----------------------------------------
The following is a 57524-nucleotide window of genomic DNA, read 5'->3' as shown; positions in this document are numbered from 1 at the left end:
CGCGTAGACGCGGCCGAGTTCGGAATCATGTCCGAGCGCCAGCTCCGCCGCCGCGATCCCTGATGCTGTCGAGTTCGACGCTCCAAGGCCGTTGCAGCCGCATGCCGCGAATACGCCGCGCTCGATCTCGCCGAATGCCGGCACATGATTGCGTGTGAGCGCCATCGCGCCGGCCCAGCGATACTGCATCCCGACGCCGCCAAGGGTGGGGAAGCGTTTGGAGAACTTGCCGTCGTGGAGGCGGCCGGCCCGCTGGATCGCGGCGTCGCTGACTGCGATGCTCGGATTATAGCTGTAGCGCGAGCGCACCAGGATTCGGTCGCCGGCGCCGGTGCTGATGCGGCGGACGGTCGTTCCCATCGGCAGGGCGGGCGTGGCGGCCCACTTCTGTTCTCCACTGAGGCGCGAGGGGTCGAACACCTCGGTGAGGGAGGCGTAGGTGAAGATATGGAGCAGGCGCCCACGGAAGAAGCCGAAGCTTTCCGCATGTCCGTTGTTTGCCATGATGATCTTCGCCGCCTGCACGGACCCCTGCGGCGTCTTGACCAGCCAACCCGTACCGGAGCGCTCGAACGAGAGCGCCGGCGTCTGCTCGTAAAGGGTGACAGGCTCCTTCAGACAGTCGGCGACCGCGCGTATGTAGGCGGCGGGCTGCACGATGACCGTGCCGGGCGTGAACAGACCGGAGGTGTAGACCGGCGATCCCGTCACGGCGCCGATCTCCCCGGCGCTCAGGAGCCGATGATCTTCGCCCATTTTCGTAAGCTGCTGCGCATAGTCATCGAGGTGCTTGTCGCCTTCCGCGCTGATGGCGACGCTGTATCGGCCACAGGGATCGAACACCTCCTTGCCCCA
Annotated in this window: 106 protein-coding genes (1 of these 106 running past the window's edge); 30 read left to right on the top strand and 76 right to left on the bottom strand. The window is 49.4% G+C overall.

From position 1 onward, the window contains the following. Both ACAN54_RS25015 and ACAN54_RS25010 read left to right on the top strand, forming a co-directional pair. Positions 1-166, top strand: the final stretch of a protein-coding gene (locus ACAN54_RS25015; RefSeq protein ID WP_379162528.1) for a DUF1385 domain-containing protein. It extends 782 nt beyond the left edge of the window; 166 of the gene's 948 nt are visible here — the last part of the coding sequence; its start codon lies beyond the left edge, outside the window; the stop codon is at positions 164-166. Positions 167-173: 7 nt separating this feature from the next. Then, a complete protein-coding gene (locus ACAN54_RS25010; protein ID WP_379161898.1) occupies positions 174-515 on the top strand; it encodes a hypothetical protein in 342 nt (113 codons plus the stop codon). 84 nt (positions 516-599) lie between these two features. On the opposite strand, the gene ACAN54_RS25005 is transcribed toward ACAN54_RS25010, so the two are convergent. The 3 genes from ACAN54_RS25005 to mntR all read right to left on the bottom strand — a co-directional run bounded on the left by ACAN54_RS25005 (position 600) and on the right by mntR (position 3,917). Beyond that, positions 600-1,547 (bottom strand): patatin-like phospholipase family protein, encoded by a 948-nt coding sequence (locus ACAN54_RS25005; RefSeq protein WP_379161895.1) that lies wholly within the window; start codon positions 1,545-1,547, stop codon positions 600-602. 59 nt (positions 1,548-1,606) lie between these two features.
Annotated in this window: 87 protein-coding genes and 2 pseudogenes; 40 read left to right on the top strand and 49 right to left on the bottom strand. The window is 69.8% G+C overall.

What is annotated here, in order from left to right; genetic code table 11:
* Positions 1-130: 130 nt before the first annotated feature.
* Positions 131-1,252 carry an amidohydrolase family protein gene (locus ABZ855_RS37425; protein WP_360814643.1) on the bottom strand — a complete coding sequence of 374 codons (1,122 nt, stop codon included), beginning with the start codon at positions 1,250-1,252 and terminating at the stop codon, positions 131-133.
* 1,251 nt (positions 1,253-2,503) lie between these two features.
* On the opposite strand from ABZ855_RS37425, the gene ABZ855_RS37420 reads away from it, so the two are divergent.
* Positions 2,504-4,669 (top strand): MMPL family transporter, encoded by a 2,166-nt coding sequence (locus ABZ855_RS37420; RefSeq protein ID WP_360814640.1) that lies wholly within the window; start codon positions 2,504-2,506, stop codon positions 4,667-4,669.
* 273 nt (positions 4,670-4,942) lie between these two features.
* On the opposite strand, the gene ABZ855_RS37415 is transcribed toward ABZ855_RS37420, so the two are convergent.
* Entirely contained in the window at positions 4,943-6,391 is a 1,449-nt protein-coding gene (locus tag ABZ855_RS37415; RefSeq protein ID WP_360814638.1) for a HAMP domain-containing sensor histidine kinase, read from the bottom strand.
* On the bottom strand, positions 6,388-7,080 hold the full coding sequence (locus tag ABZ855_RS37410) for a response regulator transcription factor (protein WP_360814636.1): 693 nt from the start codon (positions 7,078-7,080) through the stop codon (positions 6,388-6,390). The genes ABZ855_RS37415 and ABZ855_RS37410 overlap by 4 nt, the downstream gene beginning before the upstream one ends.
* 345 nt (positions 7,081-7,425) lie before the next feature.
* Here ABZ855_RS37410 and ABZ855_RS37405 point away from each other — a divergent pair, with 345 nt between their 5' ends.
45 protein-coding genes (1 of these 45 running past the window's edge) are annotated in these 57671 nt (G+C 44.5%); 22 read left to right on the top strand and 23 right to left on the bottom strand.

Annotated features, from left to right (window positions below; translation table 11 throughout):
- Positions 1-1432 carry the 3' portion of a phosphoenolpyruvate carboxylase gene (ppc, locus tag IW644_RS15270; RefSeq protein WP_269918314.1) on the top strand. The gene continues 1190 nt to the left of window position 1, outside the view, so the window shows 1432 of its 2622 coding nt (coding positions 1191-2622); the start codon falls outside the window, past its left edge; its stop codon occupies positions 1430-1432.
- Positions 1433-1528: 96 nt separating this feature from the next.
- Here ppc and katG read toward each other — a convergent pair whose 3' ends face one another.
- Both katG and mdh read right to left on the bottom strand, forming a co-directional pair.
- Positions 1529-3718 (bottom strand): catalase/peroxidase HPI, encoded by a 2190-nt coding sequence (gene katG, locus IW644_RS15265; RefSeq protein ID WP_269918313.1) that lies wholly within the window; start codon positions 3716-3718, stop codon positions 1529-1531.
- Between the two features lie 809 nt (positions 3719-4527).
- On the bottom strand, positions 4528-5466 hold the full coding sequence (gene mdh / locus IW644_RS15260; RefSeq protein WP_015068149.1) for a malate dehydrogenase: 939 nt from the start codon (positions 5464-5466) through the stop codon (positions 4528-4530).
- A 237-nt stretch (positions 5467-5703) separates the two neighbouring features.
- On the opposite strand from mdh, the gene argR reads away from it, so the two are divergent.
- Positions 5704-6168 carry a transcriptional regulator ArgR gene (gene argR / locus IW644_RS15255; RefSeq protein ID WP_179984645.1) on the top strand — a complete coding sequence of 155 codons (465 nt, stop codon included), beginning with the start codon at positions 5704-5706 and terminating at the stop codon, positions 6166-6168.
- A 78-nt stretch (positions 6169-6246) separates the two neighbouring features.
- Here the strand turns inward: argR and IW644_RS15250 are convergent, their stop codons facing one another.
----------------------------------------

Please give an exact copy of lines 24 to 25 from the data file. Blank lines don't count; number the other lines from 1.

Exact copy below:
- Positions 1529-3718 (bottom strand): catalase/peroxidase HPI, encoded by a 2190-nt coding sequence (gene katG, locus IW644_RS15265; RefSeq protein ID WP_269918313.1) that lies wholly within the window; start codon positions 3716-3718, stop codon positions 1529-1531.
- Between the two features lie 809 nt (positions 3719-4527).